Astonishment, outrage, and solidarity. These were the initial reactions of workers at Dana Inc.-owned Spicer Gelenkwellenbau Ltd.’s (GWB) Plant One in the German city of Essen upon hearing of the working conditions their 4,000 colleagues in the United States are fighting.
Dana workers are engaged in a fight not only against the multi-national auto parts maker but also against the United Auto Workers and United Steelworkers union, which have agreed to a contract that further intensifies the exploitative working conditions, including unacceptably long hours and poverty-level wages. With the assistance of the World Socialist Web Site, the workers have formed the Dana Workers Rank-and-File Committee (DWRFC) to lead the fight for the defeat of the rotten agreement and the overturning of years of union-backed concessions.
A WSWS reporting team distributed the statement by the DWRFC in front of the Essen GWB plant prior to the beginning of the early shift and returned to speak to workers during the afternoon shift change. The German workers were particularly shocked over the 84-hour work week their US counterparts were subjected to. “That’s outrageous,” one said. Several workers who spoke to the campaigners agreed that their brothers and sisters in the US had to be supported.
Dominik read the statement from the American workers during the break and discussed it with colleagues. “We were all very surprised, 12 hours a day, seven days a week, that’s out of order. I wouldn’t do it. But the colleagues there don’t have a choice. And they obviously earn far too little. It’s an outrage, everyone here sees that.”
At Dana in Germany, workweeks are 40 hours or at most 48 hours long, an obviously nervous representative of management who appeared at the plant gates assured the SEP campaigners.
In reality, workloads in Essen are extremely high. Three years ago, when workers were protesting as part of the bargaining round overseen by the IG Metall trade union, a 53-year-old worker who had worked at the Essen plant for 30 years told the local newspaper WAZ that pressure in the factory to work was considerable.
“We work 40 to 48 hours per week. You don’t have much time left for the family,” said the worker. Having three or four days off did not make it any better. Workers were less motivated to protest by the demand for higher wages than they were by the call for reduced working hours.
In the auto and parts industries, a brutal global process of restructuring and concentration is taking place at the expense of the workers. This month, the global supplier Faurecia took over the parts supplier Hella.
Dominik said, “I wouldn’t even get out of bed for an 80-hour week and low wages. But in the United States they apparently have to. And certainly, if conditions here were the same as in the United States, I would hope we would be supported too,” he commented.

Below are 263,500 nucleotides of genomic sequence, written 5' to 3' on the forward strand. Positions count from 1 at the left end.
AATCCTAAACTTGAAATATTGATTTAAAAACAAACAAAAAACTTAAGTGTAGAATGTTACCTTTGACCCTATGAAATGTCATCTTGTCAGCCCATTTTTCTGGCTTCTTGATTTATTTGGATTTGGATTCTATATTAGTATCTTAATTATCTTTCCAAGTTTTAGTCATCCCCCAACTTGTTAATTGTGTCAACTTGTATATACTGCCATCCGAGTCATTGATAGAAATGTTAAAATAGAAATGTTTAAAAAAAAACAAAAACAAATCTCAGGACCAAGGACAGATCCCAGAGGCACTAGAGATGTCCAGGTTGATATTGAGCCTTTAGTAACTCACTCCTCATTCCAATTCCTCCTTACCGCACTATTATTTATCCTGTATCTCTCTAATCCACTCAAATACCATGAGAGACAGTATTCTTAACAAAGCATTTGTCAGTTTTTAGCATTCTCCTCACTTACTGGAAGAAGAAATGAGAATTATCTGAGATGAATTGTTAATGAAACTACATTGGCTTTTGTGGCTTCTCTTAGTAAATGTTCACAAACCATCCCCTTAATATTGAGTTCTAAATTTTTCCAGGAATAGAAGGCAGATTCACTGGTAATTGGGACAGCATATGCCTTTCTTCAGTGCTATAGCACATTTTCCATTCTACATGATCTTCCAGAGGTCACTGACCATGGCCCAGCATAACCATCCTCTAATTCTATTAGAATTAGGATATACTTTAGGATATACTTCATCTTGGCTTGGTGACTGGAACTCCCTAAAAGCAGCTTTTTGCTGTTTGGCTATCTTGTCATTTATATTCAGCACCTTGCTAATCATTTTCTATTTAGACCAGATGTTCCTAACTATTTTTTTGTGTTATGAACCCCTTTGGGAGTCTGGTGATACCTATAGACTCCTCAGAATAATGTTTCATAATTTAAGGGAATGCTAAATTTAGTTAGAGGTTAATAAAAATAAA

Lieven directed a message of solidarity to his American colleagues. “I read about what is going on there. I must say that it’s a heap of crap. I hope the colleagues keep their heads up and that everything turns out well for them.”
GWB was founded in 1946 and has produced drive shafts at two locations in Essen since 1964. Currently, around 500 workers are employed there. At Plant One, drive shafts for trucks, rail carriages, ships and industrial equipment are manufactured and mounted. Plant Two manufactures special heavy-duty drive shafts for industrial settings.
GWB became part of Dana Corporation in 2000. Dana is a global parts supplier headquartered in Maumee, Ohio. Its 38,000 workers at 33 plants on six continents produced a turnover of $7.1 billion last year.
Dominik, Lieven and many others with whom we spoke found it difficult to believe that their colleagues in the United States are working in conditions akin to the 19th century. But workers in the United States 40 years ago would also never have imagined it in their worst nightmares. This is why their struggle is the struggle of all autoworkers and parts workers worldwide–at Dana, in the auto and parts industries and in all other sectors.
Like all multinational corporations, Dana and the unions will attempt to play workers off against each other. Successful attacks by the company in the United States or elsewhere will be used to demand concessions from workers in other countries. This procedure is already well known in Germany. As in every country, it is organized in Germany by the trade unions like IG Metall, which has close relations with the UAW and USW.
The initiative taken by the Dana workers in the United States to organize independently of the unions in a rank-and-file committee is the first step in a common and globally coordinated struggle against the multinational corporations and the capitalist profit system. To take that fight forward, the International Committee of the Fourth International has called for the formation of the International Workers Alliance of Rank-and-File Committees, or IWA-RFC.
To get more information and to join the Dana Workers Rank-and-File Committee, email us at DanaWRFC@gmail.com or text (248) 602–0936.